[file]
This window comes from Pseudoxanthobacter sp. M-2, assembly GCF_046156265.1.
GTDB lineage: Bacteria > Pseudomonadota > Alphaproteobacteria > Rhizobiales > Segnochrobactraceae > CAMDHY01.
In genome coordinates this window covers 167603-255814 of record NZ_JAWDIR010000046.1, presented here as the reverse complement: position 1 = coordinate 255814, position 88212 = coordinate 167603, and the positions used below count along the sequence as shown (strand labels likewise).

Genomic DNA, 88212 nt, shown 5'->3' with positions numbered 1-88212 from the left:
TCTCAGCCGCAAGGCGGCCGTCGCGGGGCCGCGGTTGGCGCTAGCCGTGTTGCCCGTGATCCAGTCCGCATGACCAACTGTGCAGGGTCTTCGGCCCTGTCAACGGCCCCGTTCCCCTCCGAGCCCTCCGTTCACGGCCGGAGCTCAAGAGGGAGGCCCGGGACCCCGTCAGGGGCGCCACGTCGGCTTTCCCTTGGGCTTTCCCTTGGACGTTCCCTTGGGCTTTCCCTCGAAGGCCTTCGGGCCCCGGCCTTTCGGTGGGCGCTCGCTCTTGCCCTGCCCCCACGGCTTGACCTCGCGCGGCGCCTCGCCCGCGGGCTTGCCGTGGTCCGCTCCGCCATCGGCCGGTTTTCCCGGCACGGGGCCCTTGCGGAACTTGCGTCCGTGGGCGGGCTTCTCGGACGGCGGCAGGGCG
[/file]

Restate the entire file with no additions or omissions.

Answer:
This window comes from Pseudoxanthobacter sp. M-2, assembly GCF_046156265.1.
GTDB lineage: Bacteria > Pseudomonadota > Alphaproteobacteria > Rhizobiales > Segnochrobactraceae > CAMDHY01.
In genome coordinates this window covers 167603-255814 of record NZ_JAWDIR010000046.1, presented here as the reverse complement: position 1 = coordinate 255814, position 88212 = coordinate 167603, and the positions used below count along the sequence as shown (strand labels likewise).

Genomic DNA, 88212 nt, shown 5'->3' with positions numbered 1-88212 from the left:
TCTCAGCCGCAAGGCGGCCGTCGCGGGGCCGCGGTTGGCGCTAGCCGTGTTGCCCGTGATCCAGTCCGCATGACCAACTGTGCAGGGTCTTCGGCCCTGTCAACGGCCCCGTTCCCCTCCGAGCCCTCCGTTCACGGCCGGAGCTCAAGAGGGAGGCCCGGGACCCCGTCAGGGGCGCCACGTCGGCTTTCCCTTGGGCTTTCCCTTGGACGTTCCCTTGGGCTTTCCCTCGAAGGCCTTCGGGCCCCGGCCTTTCGGTGGGCGCTCGCTCTTGCCCTGCCCCCACGGCTTGACCTCGCGCGGCGCCTCGCCCGCGGGCTTGCCGTGGTCCGCTCCGCCATCGGCCGGTTTTCCCGGCACGGGGCCCTTGCGGAACTTGCGTCCGTGGGCGGGCTTCTCGGACGGCGGCAGGGCG